It’s International Women’s Day 2006 and men still get a free ride. Women still do most of the world’s work, and much of the most important, most difficult work is done by women, at great cost to themselves. So many men who could use their privelege to work in solidarity with women and push their societies towards more justice remain silent, speak diplomatically, or conform to expectations. At the same time I am amazed at how many women take chances and speak out.
I was lucky to spend some time with Malalai Joya (pictured here), who is in the US for a few weeks on a speaking tour. She is the only person in Afghanistan’s Parliament who is willing to speak the truth about her warlord colleagues. She has had her life threatened time and again, but she refuses to back down or compromise. My partner Sonali Kolhatkar and I met her in her office in Farah, Afghanistan in February 2005, and again in Los Angeles for the beginning of her US tour, which Sonali organized. Her bravery and tenacity and integrity are only matched by her courtesy and humility. Few men anywhere have done what Malalai Joya has done. She says she does her work on behalf of the silenced majority of Afghanistan. When asked why she ran for Parliament, Malalai said,
it was not really my decision. Hundreds of people from Farah and other provinces continuously insisted that I run for Parliament. I was intending to decline from running because I believe that the Parliament will never bring anything positive for the nation. But my supporters kept saying â€œyour voice at the Loya Jirga gave us a hope that there is at least one who understands our suffering. Now we want you once again to be the voice of voiceless at Parliament.â€ I couldnâ€™t help but accept the honor to be the voice of my oppressed nation in a Parliament dominated by criminal warlords.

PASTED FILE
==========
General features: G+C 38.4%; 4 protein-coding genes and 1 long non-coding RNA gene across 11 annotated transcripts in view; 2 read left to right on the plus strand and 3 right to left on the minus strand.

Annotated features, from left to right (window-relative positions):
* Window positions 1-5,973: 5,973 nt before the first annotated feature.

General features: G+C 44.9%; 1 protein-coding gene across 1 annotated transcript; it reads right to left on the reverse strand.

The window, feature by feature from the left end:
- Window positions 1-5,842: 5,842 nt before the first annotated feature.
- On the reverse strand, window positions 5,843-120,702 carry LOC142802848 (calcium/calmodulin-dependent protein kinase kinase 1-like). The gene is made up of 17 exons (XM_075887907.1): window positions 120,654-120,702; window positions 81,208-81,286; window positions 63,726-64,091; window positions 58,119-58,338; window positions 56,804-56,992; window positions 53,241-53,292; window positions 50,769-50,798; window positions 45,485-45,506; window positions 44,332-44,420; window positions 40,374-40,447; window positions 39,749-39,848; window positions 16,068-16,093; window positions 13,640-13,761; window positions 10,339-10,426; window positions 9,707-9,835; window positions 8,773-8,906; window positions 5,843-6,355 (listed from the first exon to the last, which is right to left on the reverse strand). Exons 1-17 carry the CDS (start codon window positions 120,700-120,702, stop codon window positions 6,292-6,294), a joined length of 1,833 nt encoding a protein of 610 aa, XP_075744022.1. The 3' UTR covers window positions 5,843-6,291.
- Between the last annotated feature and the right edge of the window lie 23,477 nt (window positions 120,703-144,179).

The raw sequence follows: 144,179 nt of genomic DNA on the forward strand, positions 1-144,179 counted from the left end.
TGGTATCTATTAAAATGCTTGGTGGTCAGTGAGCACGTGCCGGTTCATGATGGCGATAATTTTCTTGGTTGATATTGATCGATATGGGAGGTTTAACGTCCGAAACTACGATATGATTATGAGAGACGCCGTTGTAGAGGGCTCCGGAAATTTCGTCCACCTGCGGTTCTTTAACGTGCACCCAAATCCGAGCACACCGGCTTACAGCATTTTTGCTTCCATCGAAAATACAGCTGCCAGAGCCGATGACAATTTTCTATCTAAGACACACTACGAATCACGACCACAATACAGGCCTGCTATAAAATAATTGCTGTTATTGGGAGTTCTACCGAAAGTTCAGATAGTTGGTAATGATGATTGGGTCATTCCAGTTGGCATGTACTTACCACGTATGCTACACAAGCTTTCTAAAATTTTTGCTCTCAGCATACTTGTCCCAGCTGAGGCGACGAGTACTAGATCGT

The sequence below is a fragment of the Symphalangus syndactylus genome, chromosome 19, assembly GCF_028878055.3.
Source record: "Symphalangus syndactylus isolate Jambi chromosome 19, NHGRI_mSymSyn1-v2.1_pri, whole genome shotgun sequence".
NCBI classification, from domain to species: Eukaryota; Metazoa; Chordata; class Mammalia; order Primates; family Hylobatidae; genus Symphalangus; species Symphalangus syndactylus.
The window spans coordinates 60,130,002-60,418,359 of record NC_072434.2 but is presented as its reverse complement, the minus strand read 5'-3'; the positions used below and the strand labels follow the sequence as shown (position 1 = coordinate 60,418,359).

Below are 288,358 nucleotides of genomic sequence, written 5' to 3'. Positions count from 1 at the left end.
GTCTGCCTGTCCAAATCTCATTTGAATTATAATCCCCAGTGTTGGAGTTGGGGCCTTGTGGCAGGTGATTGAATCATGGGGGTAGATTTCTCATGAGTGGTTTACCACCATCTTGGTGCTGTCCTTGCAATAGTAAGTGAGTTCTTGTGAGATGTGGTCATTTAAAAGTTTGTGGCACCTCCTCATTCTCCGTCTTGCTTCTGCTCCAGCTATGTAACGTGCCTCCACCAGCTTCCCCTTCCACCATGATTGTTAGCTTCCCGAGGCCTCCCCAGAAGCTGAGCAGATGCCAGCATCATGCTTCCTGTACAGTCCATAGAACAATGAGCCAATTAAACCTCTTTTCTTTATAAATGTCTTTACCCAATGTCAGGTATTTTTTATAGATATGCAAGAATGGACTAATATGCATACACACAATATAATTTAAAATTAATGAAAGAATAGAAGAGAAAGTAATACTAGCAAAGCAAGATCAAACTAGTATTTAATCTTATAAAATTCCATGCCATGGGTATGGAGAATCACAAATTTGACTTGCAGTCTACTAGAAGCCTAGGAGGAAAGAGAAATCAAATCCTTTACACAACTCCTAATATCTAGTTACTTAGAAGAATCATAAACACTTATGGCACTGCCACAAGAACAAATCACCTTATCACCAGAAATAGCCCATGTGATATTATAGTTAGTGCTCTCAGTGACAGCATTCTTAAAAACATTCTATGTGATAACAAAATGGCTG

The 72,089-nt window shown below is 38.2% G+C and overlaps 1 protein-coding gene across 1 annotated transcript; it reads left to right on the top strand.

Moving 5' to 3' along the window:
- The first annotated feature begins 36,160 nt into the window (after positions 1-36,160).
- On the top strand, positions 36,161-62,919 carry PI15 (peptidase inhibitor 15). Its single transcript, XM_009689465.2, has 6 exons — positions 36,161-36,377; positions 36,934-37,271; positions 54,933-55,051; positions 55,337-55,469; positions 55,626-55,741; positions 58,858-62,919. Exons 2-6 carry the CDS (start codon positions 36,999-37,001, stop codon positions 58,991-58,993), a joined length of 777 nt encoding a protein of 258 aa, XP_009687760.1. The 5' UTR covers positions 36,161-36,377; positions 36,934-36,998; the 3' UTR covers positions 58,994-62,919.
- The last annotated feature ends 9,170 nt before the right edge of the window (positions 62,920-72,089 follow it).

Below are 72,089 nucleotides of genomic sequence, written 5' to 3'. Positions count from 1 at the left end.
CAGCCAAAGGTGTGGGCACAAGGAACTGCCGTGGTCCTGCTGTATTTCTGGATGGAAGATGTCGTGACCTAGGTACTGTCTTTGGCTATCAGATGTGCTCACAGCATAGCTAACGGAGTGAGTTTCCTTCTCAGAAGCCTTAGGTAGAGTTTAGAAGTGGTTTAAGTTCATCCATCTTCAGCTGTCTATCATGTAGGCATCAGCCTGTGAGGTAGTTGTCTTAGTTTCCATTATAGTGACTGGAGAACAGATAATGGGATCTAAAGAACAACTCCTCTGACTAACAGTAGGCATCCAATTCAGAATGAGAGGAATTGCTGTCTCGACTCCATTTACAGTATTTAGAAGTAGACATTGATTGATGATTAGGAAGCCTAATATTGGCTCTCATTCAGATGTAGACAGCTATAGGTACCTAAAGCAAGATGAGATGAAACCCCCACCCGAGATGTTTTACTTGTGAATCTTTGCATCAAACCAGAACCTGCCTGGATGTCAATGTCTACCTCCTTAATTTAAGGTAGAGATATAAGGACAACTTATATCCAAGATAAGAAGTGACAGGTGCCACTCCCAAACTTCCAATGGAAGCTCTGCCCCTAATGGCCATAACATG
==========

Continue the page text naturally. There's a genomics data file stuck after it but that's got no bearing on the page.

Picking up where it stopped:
I will feel satisfied if I succeed in exposing the real nature of the current parliament and informing the Afghan people from within the Parliament that the criminals sitting here make laws for the benefit of the rich, the drug traffickers, warlords, and high level bureaucrats, and against the aspirations of the down-trodden masses.
In all my years as a man I have not really challenged my own privelege in a serious way. I allow myself the luxury of being a scientist, following up my curiosity with respect to nature. As a man I had the privelege to receive training and encouragement to follow that career in the first place. I write about political issues in my spare time “when I get the chance.” I have the freedom to decide when and how to do so. Meanwhile my wife, an immigrant and woman of color, produces a radio program every day, putting herself on the front lines with her words, bringing radical voices to the airwaves and bringing an activist message to audiences around the country. Like most men, I play it safe; like a surprising number of women, she takes chances. Sometimes I feel ashamed – a constructive emotion if it provokes action.
International Women’s Day should be a day to reflect on our roles in perpetuating male privelege, and looking for ways to join women’s movements in an effort to end it.